Role of film in teaching Shakespeare

Discussion in 'Secondary Education' started by Odradek, Oct 6, 2017.

  1. Odradek

    Odradek Rookie

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    Oct 6, 2017

    I'm going to teach Julius Caesar soon to 10th graders, and I'm wondering how people approach using film productions in teaching Shakespeare. In the past I've always shown the films at the end of the unit, but now I'm thinking about front-loading the film: having students watch clips and follow along with their text for homework, annotating according to instructions (focused on comprehension); then in class group-read that same section with a more analytical lens. Does that sound like a good approach to improving comprehension or does that seem like it's just passive learning?
     
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  3. catnfiddle

    catnfiddle Moderator

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    Oct 6, 2017

    Plays are, by nature, multi-sensory. Often, they are easier to understand if you can see the action and hear the words. That being said, you may wish to find multiple versions of different scenes (I live for YouTube's vast library). That way, you can also look at the Common Core standard of transforming source material.
     
  4. a2z

    a2z Virtuoso

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    Oct 6, 2017

    What is your goal? Is it to teach the contents of the play or to teach students how to comprehend the written word that is then turned into a play?

    You can kiss any assessment of their ability to independently read and comprehend the written words if you either preview with a movie or read aloud to them in advance of assessing what they can independently do.

    To me, how you teach depends on what you are trying to achieve.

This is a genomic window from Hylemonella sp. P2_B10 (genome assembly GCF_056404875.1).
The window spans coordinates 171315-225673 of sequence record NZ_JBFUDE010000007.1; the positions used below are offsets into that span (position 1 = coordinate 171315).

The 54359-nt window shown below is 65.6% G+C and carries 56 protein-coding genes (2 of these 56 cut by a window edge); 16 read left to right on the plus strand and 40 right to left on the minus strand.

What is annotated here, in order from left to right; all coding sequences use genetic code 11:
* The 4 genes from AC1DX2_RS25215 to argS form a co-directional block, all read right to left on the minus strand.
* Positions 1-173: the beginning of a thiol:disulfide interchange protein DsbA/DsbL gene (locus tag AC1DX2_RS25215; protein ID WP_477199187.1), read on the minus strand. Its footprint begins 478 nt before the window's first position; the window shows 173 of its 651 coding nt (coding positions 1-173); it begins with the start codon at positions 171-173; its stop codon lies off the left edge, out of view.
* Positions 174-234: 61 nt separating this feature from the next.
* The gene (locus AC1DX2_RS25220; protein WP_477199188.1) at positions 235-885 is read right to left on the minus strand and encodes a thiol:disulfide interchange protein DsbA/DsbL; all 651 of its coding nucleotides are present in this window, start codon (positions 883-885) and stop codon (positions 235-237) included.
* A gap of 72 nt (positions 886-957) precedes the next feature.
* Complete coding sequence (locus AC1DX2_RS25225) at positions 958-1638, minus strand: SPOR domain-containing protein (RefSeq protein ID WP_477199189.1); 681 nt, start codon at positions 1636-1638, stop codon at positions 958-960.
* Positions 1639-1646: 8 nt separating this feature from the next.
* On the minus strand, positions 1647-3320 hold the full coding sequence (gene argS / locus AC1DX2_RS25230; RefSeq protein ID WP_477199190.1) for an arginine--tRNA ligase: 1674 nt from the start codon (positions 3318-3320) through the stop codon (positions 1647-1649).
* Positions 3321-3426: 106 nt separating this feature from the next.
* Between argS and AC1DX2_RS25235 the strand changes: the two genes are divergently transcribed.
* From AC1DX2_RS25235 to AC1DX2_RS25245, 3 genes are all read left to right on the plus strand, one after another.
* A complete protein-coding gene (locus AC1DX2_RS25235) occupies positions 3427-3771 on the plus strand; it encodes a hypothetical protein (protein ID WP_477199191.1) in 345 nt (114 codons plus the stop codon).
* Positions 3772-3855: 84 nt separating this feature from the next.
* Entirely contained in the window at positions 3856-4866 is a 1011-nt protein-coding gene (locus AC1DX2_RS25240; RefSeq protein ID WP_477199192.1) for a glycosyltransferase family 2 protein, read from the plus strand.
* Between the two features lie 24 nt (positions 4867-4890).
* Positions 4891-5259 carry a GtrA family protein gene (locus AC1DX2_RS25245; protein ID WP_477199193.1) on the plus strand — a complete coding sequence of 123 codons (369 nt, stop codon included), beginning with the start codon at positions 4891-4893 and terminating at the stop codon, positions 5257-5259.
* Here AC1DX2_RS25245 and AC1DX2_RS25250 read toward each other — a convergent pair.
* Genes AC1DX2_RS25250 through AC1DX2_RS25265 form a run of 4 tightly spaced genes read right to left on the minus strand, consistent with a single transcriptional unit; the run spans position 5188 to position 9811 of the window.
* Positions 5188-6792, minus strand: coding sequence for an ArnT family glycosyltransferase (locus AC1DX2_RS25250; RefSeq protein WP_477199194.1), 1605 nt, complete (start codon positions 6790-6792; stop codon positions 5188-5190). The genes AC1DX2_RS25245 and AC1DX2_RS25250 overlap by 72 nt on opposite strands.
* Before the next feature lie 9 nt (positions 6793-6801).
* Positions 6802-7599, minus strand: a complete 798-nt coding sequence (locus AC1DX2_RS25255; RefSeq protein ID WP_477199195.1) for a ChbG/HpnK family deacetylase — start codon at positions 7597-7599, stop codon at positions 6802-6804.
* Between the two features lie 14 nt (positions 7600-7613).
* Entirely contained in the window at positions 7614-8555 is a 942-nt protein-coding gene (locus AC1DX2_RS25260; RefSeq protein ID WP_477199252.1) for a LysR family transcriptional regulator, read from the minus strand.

I do agree plays are supposed to be seen by audiences. Plays typically start with a written script rather than a play that is written down into a script which means someone being able to read and comprehend the written play is far more important than understanding it when watched. If they can't read and comprehend it independently, they can't turn it into art.

    Cat's idea of multiple versions of the a scene is great as a follow-up activity.
     
  5. dgpiaffeteach

    dgpiaffeteach Aficionado

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    Oct 6, 2017

    I vary what I do. Sometimes I have them read a scene on their own and then we perform it as a class. Their job is to know and understand their role well. Sometimes I'll show them a version or multiple versions of a scene or act. I believe the plays are meant to be performed, watched, and enjoyed.
    Before we start a play, we do some work with excerpts from other plays and analyze soliloquies. This gets them used to the language.
    I also encourage them to use the no fear Shakespeare when reading independently. That text is still very complex for my students but a bit more manageable than reading the original.
     
  6. Mrs. K.

    Mrs. K. Enthusiast

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    Oct 6, 2017

    I teach Hamlet to seniors. A few years ago I started front loading with video. We watch a scene, paying attention to the physical and emotional moves, and then read it, giving us more of an opportunity to examine the language.
     
  7. Odradek

    Odradek Rookie

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    Oct 11, 2017

    Thanks, everyone. Very helpful.
     

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